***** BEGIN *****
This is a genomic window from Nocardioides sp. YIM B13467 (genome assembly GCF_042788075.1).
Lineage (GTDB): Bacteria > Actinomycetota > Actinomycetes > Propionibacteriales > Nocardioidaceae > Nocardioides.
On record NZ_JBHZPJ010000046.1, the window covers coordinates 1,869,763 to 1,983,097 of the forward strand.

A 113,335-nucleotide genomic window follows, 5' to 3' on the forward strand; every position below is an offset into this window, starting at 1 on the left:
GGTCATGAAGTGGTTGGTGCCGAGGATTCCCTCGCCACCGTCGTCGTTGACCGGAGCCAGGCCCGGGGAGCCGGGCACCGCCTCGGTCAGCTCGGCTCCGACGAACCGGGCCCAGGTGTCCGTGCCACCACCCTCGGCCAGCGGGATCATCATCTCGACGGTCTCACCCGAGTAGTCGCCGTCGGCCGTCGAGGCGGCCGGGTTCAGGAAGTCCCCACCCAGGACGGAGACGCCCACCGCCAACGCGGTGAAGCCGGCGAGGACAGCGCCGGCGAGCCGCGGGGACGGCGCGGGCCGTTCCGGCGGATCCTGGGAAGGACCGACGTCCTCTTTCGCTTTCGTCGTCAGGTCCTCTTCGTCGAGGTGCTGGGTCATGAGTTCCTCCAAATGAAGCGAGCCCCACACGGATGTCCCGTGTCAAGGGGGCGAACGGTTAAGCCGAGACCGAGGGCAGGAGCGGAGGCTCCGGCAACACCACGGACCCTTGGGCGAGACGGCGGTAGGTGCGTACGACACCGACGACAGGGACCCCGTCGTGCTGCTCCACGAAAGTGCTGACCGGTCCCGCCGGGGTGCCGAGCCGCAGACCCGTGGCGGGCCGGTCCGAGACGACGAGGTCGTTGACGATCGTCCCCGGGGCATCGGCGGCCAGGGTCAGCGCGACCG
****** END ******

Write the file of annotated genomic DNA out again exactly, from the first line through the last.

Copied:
This is a genomic window from Nocardioides sp. YIM B13467 (genome assembly GCF_042788075.1).
Lineage (GTDB): Bacteria > Actinomycetota > Actinomycetes > Propionibacteriales > Nocardioidaceae > Nocardioides.
On record NZ_JBHZPJ010000046.1, the window covers coordinates 1,869,763 to 1,983,097 of the forward strand.

A 113,335-nucleotide genomic window follows, 5' to 3' on the forward strand; every position below is an offset into this window, starting at 1 on the left:
GGTCATGAAGTGGTTGGTGCCGAGGATTCCCTCGCCACCGTCGTCGTTGACCGGAGCCAGGCCCGGGGAGCCGGGCACCGCCTCGGTCAGCTCGGCTCCGACGAACCGGGCCCAGGTGTCCGTGCCACCACCCTCGGCCAGCGGGATCATCATCTCGACGGTCTCACCCGAGTAGTCGCCGTCGGCCGTCGAGGCGGCCGGGTTCAGGAAGTCCCCACCCAGGACGGAGACGCCCACCGCCAACGCGGTGAAGCCGGCGAGGACAGCGCCGGCGAGCCGCGGGGACGGCGCGGGCCGTTCCGGCGGATCCTGGGAAGGACCGACGTCCTCTTTCGCTTTCGTCGTCAGGTCCTCTTCGTCGAGGTGCTGGGTCATGAGTTCCTCCAAATGAAGCGAGCCCCACACGGATGTCCCGTGTCAAGGGGGCGAACGGTTAAGCCGAGACCGAGGGCAGGAGCGGAGGCTCCGGCAACACCACGGACCCTTGGGCGAGACGGCGGTAGGTGCGTACGACACCGACGACAGGGACCCCGTCGTGCTGCTCCACGAAAGTGCTGACCGGTCCCGCCGGGGTGCCGAGCCGCAGACCCGTGGCGGGCCGGTCCGAGACGACGAGGTCGTTGACGATCGTCCCCGGGGCATCGGCGGCCAGGGTCAGCGCGACCG